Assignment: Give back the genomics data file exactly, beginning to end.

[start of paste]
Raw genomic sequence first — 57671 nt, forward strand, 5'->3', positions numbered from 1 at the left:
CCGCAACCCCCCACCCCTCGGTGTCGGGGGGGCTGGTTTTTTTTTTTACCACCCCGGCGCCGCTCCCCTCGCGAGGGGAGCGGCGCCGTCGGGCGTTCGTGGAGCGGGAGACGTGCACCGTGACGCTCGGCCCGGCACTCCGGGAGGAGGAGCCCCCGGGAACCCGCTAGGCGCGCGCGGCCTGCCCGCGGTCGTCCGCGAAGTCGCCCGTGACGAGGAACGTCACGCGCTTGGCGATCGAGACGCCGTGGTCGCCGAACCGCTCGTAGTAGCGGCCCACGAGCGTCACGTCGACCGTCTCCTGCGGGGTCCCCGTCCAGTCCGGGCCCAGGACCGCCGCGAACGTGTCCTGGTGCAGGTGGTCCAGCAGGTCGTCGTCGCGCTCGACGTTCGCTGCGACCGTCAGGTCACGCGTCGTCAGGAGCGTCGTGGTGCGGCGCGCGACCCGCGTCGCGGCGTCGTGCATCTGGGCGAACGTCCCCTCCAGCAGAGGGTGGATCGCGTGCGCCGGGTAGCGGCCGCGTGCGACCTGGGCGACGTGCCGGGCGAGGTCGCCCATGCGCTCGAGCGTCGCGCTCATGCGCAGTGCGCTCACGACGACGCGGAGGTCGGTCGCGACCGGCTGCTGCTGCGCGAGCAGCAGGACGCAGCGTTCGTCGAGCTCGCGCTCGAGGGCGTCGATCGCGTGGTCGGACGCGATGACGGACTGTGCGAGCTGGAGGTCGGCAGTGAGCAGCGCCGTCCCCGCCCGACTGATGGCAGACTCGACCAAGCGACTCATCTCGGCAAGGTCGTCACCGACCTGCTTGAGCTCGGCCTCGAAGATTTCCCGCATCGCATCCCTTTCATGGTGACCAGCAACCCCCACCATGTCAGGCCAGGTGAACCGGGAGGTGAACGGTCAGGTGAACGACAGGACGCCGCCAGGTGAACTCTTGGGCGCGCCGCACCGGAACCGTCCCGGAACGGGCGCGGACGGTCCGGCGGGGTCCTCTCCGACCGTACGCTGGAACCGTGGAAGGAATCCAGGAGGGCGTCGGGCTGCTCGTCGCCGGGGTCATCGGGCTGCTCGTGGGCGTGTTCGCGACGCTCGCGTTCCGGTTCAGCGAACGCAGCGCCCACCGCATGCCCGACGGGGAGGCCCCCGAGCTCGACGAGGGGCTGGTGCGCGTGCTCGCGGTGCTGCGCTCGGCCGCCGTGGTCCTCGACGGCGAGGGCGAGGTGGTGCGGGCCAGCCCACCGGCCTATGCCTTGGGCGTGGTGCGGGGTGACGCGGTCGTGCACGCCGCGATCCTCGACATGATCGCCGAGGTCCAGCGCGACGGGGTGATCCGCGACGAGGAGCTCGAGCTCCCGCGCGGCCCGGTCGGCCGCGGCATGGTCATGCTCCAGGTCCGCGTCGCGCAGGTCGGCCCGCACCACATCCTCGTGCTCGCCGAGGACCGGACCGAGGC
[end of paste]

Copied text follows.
Raw genomic sequence first — 57671 nt, forward strand, 5'->3', positions numbered from 1 at the left:
CCGCAACCCCCCACCCCTCGGTGTCGGGGGGGCTGGTTTTTTTTTTTACCACCCCGGCGCCGCTCCCCTCGCGAGGGGAGCGGCGCCGTCGGGCGTTCGTGGAGCGGGAGACGTGCACCGTGACGCTCGGCCCGGCACTCCGGGAGGAGGAGCCCCCGGGAACCCGCTAGGCGCGCGCGGCCTGCCCGCGGTCGTCCGCGAAGTCGCCCGTGACGAGGAACGTCACGCGCTTGGCGATCGAGACGCCGTGGTCGCCGAACCGCTCGTAGTAGCGGCCCACGAGCGTCACGTCGACCGTCTCCTGCGGGGTCCCCGTCCAGTCCGGGCCCAGGACCGCCGCGAACGTGTCCTGGTGCAGGTGGTCCAGCAGGTCGTCGTCGCGCTCGACGTTCGCTGCGACCGTCAGGTCACGCGTCGTCAGGAGCGTCGTGGTGCGGCGCGCGACCCGCGTCGCGGCGTCGTGCATCTGGGCGAACGTCCCCTCCAGCAGAGGGTGGATCGCGTGCGCCGGGTAGCGGCCGCGTGCGACCTGGGCGACGTGCCGGGCGAGGTCGCCCATGCGCTCGAGCGTCGCGCTCATGCGCAGTGCGCTCACGACGACGCGGAGGTCGGTCGCGACCGGCTGCTGCTGCGCGAGCAGCAGGACGCAGCGTTCGTCGAGCTCGCGCTCGAGGGCGTCGATCGCGTGGTCGGACGCGATGACGGACTGTGCGAGCTGGAGGTCGGCAGTGAGCAGCGCCGTCCCCGCCCGACTGATGGCAGACTCGACCAAGCGACTCATCTCGGCAAGGTCGTCACCGACCTGCTTGAGCTCGGCCTCGAAGATTTCCCGCATCGCATCCCTTTCATGGTGACCAGCAACCCCCACCATGTCAGGCCAGGTGAACCGGGAGGTGAACGGTCAGGTGAACGACAGGACGCCGCCAGGTGAACTCTTGGGCGCGCCGCACCGGAACCGTCCCGGAACGGGCGCGGACGGTCCGGCGGGGTCCTCTCCGACCGTACGCTGGAACCGTGGAAGGAATCCAGGAGGGCGTCGGGCTGCTCGTCGCCGGGGTCATCGGGCTGCTCGTGGGCGTGTTCGCGACGCTCGCGTTCCGGTTCAGCGAACGCAGCGCCCACCGCATGCCCGACGGGGAGGCCCCCGAGCTCGACGAGGGGCTGGTGCGCGTGCTCGCGGTGCTGCGCTCGGCCGCCGTGGTCCTCGACGGCGAGGGCGAGGTGGTGCGGGCCAGCCCACCGGCCTATGCCTTGGGCGTGGTGCGGGGTGACGCGGTCGTGCACGCCGCGATCCTCGACATGATCGCCGAGGTCCAGCGCGACGGGGTGATCCGCGACGAGGAGCTCGAGCTCCCGCGCGGCCCGGTCGGCCGCGGCATGGTCATGCTCCAGGTCCGCGTCGCGCAGGTCGGCCCGCACCACATCCTCGTGCTCGCCGAGGACCGGACCGAGGC